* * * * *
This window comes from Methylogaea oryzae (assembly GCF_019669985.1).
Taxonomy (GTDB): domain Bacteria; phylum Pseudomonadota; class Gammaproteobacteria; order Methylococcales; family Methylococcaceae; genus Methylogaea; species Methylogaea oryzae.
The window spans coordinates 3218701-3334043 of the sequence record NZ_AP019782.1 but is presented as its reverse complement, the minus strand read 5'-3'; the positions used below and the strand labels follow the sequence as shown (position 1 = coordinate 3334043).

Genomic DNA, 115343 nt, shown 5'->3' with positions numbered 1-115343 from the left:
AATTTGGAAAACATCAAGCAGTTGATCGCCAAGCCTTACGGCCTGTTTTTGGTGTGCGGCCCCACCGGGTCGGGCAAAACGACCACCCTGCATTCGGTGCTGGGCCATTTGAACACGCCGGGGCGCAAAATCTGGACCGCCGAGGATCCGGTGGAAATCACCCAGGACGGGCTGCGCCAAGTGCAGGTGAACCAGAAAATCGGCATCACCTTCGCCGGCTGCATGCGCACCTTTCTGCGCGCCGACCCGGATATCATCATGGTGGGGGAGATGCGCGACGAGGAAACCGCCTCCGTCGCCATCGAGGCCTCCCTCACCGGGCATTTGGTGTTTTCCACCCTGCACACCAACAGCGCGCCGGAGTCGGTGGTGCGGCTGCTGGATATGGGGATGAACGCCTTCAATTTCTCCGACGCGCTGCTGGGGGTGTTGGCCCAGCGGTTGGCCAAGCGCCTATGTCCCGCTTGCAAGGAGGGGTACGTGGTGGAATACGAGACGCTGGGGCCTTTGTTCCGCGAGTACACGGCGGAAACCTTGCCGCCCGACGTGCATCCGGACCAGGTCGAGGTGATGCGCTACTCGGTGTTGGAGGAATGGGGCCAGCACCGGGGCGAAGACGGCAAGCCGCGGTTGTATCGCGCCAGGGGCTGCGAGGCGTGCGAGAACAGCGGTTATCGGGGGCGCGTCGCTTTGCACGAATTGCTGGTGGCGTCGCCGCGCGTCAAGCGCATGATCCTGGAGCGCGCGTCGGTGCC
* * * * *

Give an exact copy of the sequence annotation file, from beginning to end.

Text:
This window comes from Methylogaea oryzae (assembly GCF_019669985.1).
Taxonomy (GTDB): domain Bacteria; phylum Pseudomonadota; class Gammaproteobacteria; order Methylococcales; family Methylococcaceae; genus Methylogaea; species Methylogaea oryzae.
The window spans coordinates 3218701-3334043 of the sequence record NZ_AP019782.1 but is presented as its reverse complement, the minus strand read 5'-3'; the positions used below and the strand labels follow the sequence as shown (position 1 = coordinate 3334043).

Genomic DNA, 115343 nt, shown 5'->3' with positions numbered 1-115343 from the left:
AATTTGGAAAACATCAAGCAGTTGATCGCCAAGCCTTACGGCCTGTTTTTGGTGTGCGGCCCCACCGGGTCGGGCAAAACGACCACCCTGCATTCGGTGCTGGGCCATTTGAACACGCCGGGGCGCAAAATCTGGACCGCCGAGGATCCGGTGGAAATCACCCAGGACGGGCTGCGCCAAGTGCAGGTGAACCAGAAAATCGGCATCACCTTCGCCGGCTGCATGCGCACCTTTCTGCGCGCCGACCCGGATATCATCATGGTGGGGGAGATGCGCGACGAGGAAACCGCCTCCGTCGCCATCGAGGCCTCCCTCACCGGGCATTTGGTGTTTTCCACCCTGCACACCAACAGCGCGCCGGAGTCGGTGGTGCGGCTGCTGGATATGGGGATGAACGCCTTCAATTTCTCCGACGCGCTGCTGGGGGTGTTGGCCCAGCGGTTGGCCAAGCGCCTATGTCCCGCTTGCAAGGAGGGGTACGTGGTGGAATACGAGACGCTGGGGCCTTTGTTCCGCGAGTACACGGCGGAAACCTTGCCGCCCGACGTGCATCCGGACCAGGTCGAGGTGATGCGCTACTCGGTGTTGGAGGAATGGGGCCAGCACCGGGGCGAAGACGGCAAGCCGCGGTTGTATCGCGCCAGGGGCTGCGAGGCGTGCGAGAACAGCGGTTATCGGGGGCGCGTCGCTTTGCACGAATTGCTGGTGGCGTCGCCGCGCGTCAAGCGCATGATCCTGGAGCGCGCGTCGGTGCC